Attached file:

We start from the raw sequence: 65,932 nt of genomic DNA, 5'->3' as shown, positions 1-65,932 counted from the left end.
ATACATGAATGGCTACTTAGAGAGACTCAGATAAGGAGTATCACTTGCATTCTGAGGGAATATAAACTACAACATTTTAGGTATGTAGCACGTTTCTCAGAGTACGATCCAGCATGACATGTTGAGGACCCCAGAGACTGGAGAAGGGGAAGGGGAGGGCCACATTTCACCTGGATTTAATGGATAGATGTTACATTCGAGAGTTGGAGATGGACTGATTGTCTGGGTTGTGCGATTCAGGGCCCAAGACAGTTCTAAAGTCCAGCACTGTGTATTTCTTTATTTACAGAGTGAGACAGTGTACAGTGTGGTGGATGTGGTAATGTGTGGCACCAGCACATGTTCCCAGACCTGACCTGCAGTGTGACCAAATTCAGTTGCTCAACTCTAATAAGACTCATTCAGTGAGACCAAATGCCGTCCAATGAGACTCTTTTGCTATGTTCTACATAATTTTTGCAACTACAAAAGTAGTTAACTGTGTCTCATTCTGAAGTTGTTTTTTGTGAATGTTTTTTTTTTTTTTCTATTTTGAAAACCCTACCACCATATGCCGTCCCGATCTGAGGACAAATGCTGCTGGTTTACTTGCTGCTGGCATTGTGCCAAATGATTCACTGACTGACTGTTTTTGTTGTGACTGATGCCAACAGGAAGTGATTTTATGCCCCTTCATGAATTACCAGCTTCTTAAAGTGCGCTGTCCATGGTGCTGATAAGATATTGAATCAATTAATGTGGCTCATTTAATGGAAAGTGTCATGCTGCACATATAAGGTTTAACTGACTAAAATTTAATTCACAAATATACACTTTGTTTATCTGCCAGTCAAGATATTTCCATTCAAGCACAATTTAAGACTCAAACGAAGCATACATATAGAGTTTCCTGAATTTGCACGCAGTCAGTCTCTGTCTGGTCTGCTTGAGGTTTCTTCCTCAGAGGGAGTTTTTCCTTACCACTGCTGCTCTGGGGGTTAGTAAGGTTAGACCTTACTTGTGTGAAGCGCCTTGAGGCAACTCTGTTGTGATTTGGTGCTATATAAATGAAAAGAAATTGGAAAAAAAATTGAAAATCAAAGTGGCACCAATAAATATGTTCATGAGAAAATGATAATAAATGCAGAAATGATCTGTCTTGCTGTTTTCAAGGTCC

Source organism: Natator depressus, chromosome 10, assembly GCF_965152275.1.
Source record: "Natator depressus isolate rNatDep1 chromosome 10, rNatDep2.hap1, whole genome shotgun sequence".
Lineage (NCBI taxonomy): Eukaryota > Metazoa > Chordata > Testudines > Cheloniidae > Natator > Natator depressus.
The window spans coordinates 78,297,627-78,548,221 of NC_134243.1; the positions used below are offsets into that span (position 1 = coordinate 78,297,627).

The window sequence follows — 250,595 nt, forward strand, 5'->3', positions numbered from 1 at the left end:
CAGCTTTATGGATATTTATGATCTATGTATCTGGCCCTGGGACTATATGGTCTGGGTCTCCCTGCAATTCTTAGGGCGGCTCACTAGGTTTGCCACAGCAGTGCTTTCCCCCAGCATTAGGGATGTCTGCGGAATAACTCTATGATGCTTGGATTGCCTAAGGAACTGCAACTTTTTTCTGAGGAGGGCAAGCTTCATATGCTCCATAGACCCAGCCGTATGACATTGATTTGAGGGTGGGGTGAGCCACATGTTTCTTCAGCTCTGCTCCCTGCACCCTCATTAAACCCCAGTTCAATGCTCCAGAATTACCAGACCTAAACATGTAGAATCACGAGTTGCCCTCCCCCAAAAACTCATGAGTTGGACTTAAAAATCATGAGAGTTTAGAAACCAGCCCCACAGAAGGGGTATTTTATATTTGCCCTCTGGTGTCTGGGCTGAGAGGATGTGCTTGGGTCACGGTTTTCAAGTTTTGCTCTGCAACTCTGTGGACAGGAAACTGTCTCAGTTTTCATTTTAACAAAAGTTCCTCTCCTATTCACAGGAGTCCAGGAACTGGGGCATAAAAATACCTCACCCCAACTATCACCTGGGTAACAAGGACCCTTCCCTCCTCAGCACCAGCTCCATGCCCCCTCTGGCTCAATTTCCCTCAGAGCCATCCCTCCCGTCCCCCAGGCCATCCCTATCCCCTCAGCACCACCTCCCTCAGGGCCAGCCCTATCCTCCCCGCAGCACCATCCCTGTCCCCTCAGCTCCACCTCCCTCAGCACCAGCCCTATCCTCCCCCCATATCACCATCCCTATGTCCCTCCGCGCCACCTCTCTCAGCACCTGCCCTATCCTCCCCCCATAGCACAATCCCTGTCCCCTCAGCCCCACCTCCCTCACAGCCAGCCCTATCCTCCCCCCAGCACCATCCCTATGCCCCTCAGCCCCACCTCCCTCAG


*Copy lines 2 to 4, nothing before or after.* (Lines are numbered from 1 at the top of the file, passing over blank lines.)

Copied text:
ATACATGAATGGCTACTTAGAGAGACTCAGATAAGGAGTATCACTTGCATTCTGAGGGAATATAAACTACAACATTTTAGGTATGTAGCACGTTTCTCAGAGTACGATCCAGCATGACATGTTGAGGACCCCAGAGACTGGAGAAGGGGAAGGGGAGGGCCACATTTCACCTGGATTTAATGGATAGATGTTACATTCGAGAGTTGGAGATGGACTGATTGTCTGGGTTGTGCGATTCAGGGCCCAAGACAGTTCTAAAGTCCAGCACTGTGTATTTCTTTATTTACAGAGTGAGACAGTGTACAGTGTGGTGGATGTGGTAATGTGTGGCACCAGCACATGTTCCCAGACCTGACCTGCAGTGTGACCAAATTCAGTTGCTCAACTCTAATAAGACTCATTCAGTGAGACCAAATGCCGTCCAATGAGACTCTTTTGCTATGTTCTACATAATTTTTGCAACTACAAAAGTAGTTAACTGTGTCTCATTCTGAAGTTGTTTTTTGTGAATGTTTTTTTTTTTTTTCTATTTTGAAAACCCTACCACCATATGCCGTCCCGATCTGAGGACAAATGCTGCTGGTTTACTTGCTGCTGGCATTGTGCCAAATGATTCACTGACTGACTGTTTTTGTTGTGACTGATGCCAACAGGAAGTGATTTTATGCCCCTTCATGAATTACCAGCTTCTTAAAGTGCGCTGTCCATGGTGCTGATAAGATATTGAATCAATTAATGTGGCTCATTTAATGGAAAGTGTCATGCTGCACATATAAGGTTTAACTGACTAAAATTTAATTCACAAATATACACTTTGTTTATCTGCCAGTCAAGATATTTCCATTCAAGCACAATTTAAGACTCAAACGAAGCATACATATAGAGTTTCCTGAATTTGCACGCAGTCAGTCTCTGTCTGGTCTGCTTGAGGTTTCTTCCTCAGAGGGAGTTTTTCCTTACCACTGCTGCTCTGGGGGTTAGTAAGGTTAGACCTTACTTGTGTGAAGCGCCTTGAGGCAACTCTGTTGTGATTTGGTGCTATATAAATGAAAAGAAATTGGAAAAAAAATTGAAAATCAAAGTGGCACCAATAAATATGTTCATGAGAAAATGATAATAAATGCAGAAATGATCTGTCTTGCTGTTTTCAAGGTCC

Source organism: Natator depressus, chromosome 10, assembly GCF_965152275.1.
Source record: "Natator depressus isolate rNatDep1 chromosome 10, rNatDep2.hap1, whole genome shotgun sequence".